Last night, the 87th Annual Academy Awards was more than just a stage for the stars of Hollywood. It became a platform for politics, including (but not limited to) gender equality, race relations, suicide prevention, and immigrant rights.
I felt that this representation for touchy subjects demonstrated how the entertainment industry is ever-evolving.
It’s not always about the glitz and the glamour, but also about making a difference in the world.
Just take a look at one of the movie moments celebrated at the 2015 Oscars: the 50th anniversary of The Sound of Music.
In a beautiful musical tribute we were able to see how the iconic film, released in 1965, transcends time from the incomparable Julie Andrews to a pop star such as Lady Gaga.
And while the songs performed are still a few of everyone’s favorite things, it led me to take a step back and imagine if this film had been produced in a different time, and were made with digital tools producers and directors have at their disposal today.
Luckily, my theory was already tested with one of the 2015 Oscar movie nominees.
Though not quite spanning 50 years, Boyhood managed to tell the story of a boy growing up over a 12-year time period. But to make the film unique, it didn’t just use different actors to represent the stages of this boy’s life; it actually shot the film over 12 years to capture the same boy’s growth from childhood to young adulthood. And with this transition, the film managed to capture the evolution of pop culture and the growth of the millennial generation’s exposure to digital technology.
As the main character was exposed to this technology, producers also experienced a digital evolution of movie-making; where shooting a movie changed from film to digital in those dozen production years.
When faced with this decision to stay analog or to go digital, the Boyhood crew chose to continue shooting the film in 35mm film (while producing the final edit in digital).
It was a bold choice when considering movies like Avatar and The Hunger Games were released during Boyhood’s production, movies which heavily relied on digital for special effects and CGI technology. Not to mention, evaluating the increasing and staggering amount of data and money which started going into digital.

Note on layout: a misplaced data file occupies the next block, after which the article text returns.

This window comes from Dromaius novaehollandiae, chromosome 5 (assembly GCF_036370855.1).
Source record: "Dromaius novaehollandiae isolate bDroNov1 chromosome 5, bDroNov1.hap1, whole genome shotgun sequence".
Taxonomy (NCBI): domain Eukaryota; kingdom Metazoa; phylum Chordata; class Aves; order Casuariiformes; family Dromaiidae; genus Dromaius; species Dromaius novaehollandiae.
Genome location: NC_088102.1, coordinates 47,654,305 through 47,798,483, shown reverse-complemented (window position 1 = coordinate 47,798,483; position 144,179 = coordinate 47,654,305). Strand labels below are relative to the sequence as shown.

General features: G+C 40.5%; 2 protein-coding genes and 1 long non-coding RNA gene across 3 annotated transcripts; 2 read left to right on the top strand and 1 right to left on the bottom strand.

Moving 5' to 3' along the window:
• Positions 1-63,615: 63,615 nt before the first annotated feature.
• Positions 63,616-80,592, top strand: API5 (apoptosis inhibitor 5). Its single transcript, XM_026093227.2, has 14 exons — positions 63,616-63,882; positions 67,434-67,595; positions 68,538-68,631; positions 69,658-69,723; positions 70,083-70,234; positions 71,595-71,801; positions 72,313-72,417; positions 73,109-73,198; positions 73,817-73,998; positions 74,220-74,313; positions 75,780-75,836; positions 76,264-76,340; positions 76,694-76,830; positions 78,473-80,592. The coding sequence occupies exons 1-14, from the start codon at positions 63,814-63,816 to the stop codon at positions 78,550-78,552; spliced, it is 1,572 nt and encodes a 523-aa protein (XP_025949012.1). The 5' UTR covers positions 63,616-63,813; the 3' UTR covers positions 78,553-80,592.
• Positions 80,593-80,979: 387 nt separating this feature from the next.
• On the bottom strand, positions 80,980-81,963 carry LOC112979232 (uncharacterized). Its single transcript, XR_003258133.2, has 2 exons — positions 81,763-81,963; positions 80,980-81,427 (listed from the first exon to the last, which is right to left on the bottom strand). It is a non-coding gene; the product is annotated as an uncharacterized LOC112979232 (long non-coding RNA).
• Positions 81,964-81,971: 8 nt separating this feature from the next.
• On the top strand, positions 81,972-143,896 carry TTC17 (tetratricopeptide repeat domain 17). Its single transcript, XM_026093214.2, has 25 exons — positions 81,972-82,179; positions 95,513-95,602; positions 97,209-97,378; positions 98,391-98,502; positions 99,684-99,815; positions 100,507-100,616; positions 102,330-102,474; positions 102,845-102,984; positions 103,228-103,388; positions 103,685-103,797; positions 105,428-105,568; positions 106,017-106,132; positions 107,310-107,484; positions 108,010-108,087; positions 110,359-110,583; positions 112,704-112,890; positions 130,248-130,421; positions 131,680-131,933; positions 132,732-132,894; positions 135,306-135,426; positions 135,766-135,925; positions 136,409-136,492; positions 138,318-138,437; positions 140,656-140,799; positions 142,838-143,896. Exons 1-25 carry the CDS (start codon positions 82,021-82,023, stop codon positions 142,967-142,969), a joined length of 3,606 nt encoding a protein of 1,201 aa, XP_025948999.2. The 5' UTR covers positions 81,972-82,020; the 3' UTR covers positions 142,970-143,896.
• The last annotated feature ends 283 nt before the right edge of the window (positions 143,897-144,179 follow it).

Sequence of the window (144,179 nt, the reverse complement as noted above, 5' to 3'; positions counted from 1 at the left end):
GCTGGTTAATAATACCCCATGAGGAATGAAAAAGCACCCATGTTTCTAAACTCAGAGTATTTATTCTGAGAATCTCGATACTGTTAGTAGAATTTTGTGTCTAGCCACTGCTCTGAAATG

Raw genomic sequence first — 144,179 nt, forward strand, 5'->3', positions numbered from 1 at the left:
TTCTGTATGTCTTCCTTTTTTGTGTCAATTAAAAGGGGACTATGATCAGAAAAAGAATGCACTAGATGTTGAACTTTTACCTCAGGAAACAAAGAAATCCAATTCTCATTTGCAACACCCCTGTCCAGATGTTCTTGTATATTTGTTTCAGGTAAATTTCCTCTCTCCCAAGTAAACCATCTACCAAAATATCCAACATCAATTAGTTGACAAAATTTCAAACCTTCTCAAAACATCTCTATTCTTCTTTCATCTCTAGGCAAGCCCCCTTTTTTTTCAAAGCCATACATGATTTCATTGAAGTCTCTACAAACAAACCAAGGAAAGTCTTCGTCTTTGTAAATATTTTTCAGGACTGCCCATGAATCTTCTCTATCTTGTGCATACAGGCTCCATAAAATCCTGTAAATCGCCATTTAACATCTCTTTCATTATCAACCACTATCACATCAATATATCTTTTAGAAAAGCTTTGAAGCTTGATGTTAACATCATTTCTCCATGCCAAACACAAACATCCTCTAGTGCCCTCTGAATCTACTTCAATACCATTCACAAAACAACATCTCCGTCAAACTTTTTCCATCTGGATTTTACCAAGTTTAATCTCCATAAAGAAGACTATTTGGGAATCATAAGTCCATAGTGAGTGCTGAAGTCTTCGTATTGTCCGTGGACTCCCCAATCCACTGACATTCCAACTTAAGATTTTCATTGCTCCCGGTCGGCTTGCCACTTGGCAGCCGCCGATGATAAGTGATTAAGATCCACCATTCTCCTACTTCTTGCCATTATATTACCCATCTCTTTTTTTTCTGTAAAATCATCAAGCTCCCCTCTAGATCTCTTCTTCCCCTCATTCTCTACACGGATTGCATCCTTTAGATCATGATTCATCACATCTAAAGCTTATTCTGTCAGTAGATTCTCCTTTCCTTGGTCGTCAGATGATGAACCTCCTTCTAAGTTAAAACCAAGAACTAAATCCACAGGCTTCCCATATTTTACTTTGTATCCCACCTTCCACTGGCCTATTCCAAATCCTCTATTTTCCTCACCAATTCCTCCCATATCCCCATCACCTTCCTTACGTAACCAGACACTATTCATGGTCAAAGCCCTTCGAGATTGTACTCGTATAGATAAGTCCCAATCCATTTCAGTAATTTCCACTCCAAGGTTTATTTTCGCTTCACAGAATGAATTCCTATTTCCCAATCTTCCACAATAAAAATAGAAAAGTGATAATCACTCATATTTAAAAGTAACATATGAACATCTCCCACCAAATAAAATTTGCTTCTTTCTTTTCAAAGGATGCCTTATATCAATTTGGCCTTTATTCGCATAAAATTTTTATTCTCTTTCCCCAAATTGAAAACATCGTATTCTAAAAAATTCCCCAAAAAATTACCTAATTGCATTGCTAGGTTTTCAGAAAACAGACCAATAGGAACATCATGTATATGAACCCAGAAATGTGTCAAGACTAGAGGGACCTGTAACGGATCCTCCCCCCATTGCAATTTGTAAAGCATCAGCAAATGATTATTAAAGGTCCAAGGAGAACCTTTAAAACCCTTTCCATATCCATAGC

In the movie industry, Coughlin Associates is quoted saying “between 2013 and 2019 [they] expect about a 5.4 X increase in the required digital storage capacity used in the entertainment industry and about a 3.8 X increase in storage capacity shipped per year (from 14,449 PB to 50,649 PB).”
And the world’s digital reliance doesn’t stop with entertainment. In a recent survey, we found that 63% of small business owners are using digital products as part of their overall marketing strategy; with the most common reason for digital investment is to generate more customer leads.
So if all signs point to a digital world, why did we see such resistance of this evolution from Jack Black in this year’s Oscars opening performance?
(Start play at 3:07)
If you missed what he is saying (or left your headphones at home today), the lyrics go “In a world where our brains are becoming machines, the only screens we’re watching are the screens in our jeans.”
Referring to your handy smartphones which connect to the internet and apps, Jack Black is commenting on the fact that it is becoming easier than ever to digest content on smaller and smaller screens (smartwatches, anyone?).
So for the movie-making business, this may be a bit of a disappointment when their motion pictures are meant to be consumed on “the big screen,” and not on a small device with apps like Netflix, Amazon, or on-demand cable providers. But, they must congratulate themselves on the barriers they have broken in digital technology to provide benefits in other ways.
Digital developments provide more opportunities for content marketing, advertising, and PR folks across every industry every day. Many have even originated in unlikely business sectors (like entertainment), but transpired across industries to allow for more powerful technologies to make a difference in the world.
Now, this information may not be new to you, but take it as a point of reflection for you and innovators around the nation, to acknowledge the evolution of your work and how digital was a main contributor.
So even if your small business can’t look back 50 years like The Sound of Music, or 12 years like Boyhood, just look back in the last 3-5 years and see how your website, store, or just your marketing strategy has transformed with digital developments and share your findings with us in the comments.
We are interested in seeing your digital evolution!
About the Author: Deanna Zaucha is the Content Marketing Coordinator for Webs and Pagemodo, and also manages our social media presence. She can be found on a dance floor, or on her iPhone keeping up with trends in marketing and tech. Get more from Deanna on the Webs Blog and Twitter.